I followed this event in real time yesterday via the social radio network BlogTalkRadio, although I’ll confess I only became aware of it after seeing the hashtag #BDI appearing in the posts of participants whom I follow.
A full list of the speakers and topics covered is available at the link above. I particularly enjoyed Ray Kerins‘ presentation. Ray did more to bolster Pfizer‘s social medial credibility in 25 minutes than the rest of the company has managed to do in the last 12 months. I salute his honesty, and am pleased to have encountered an authentic Pfizer voice in the social media space for the first time.
Jonathan ‘semper paratus’ Richman had already preloaded his slide deck on the web with a custom URL and was able to announce it at the end of his presentation, which impressed me almost as much as the content itself did. Shwen Gwee demonstrated once again his willingness to help non-attendees join a debate once it is full flow by signposting them to the broadcast links, something that it is easy to forget when you are occupied in following a presentation, and a lesson well worth remembering. John Mack broke some sort of record for ‘most name-checks during a conference in the shortest space of time’. There were laughs along the way, as will be attested to by the hashtag link in the first paragraph above, and I look forward to the next healthcare event from the organizers, the Business Development Institute.
Recordings of the morning sessions are available to review, free of charge and with no need to register. They are certainly worth a couple of hours of your time when you have the leisure to listen to them, but in the interim I offer below 10 take-home best practices that you could usefully adopt in order to maintain an effective social media presence either on your own behalf or in representing the company you work for.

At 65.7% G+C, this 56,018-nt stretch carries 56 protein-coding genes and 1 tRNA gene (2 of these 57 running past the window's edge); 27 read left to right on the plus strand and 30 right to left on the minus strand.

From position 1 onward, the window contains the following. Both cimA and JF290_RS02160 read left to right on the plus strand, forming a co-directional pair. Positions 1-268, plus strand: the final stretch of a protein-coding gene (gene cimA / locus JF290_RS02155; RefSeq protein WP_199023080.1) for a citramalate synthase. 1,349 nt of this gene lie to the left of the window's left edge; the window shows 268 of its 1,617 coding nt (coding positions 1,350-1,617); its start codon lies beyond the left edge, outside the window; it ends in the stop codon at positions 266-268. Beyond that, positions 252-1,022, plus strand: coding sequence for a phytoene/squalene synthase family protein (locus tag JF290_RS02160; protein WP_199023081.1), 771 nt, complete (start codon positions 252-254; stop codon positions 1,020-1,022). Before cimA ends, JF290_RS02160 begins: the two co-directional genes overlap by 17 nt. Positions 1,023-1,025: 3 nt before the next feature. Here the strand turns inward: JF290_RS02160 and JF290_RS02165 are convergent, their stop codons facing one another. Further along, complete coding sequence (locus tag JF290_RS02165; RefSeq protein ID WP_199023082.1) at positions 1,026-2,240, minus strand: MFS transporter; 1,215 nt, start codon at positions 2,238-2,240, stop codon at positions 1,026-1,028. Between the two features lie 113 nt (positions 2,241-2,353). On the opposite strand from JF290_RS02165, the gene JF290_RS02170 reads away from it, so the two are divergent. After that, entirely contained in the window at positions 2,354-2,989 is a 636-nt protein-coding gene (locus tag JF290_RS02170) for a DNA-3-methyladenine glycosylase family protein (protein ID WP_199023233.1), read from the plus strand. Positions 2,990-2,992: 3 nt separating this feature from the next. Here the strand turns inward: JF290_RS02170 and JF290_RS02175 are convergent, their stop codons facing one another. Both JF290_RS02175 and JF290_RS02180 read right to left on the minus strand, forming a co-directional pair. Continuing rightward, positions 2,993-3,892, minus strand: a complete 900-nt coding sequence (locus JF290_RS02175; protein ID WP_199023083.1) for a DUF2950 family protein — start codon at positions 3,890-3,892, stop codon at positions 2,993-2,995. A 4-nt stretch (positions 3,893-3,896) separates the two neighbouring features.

I do not lay claim to any of the following ideas as my own, nor am I going to assign them to particular speakers. If any of them interest you, repay the presenters by learning a little more about them:
- Remember that social media is relational, not transactional.
- Remember that social media is a dialogue, not a monologue.
- A well-executed social media strategy requires reciprocity, relevancy, transparency, authenticity, but perhaps above all other things, commitment. Don’t pump and dump your community. You’ll need to have deployed sufficient resource to ensure that your brand is there for your community members every day, interacting with them, and providing new content for them.
- Get this into your senior managers’ heads: by definition, your company’s social media strategy is not going to fit into your company’s business development plan template. If it does, you’re doing it wrong.
- Do not think of your social media plan as a short-term tactic, implemented in Q1, delivering by Q4. Indirectly, that may be exactly what happens. However, even Jeff Bezos doesn’t think along those lines, so there’s no reason why you should. So: you’ll need a 3-5 year sustainability plan for your social media programme that everyone is happy to support, this year, next year, for the three business cycles after that, and beyond. That isn’t to say that it won’t get tweaked along the way, of course, but you need the time and space to nurture these strategies and help them grow.
- Think it’s all about ROI? ROI is not what you measure, but how you value what you measure.
- That is not the same as saying ‘social media offers no ROI’: If you redefine a Facebook fan as a CRM lead, the ROI they will ‘deliver’ (and I’m indulging you here; you shouldn’t even be thinking in these terms) is much better (multi-faceted, and of a higher grade) than eCRM could hope to deliver.
- Be aware, not afraid. Don’t just monitor, get involved. Try something.
- Prepare to surrender control. It’s not about you.
- Start with the question: what does my community need? How can I add value to it?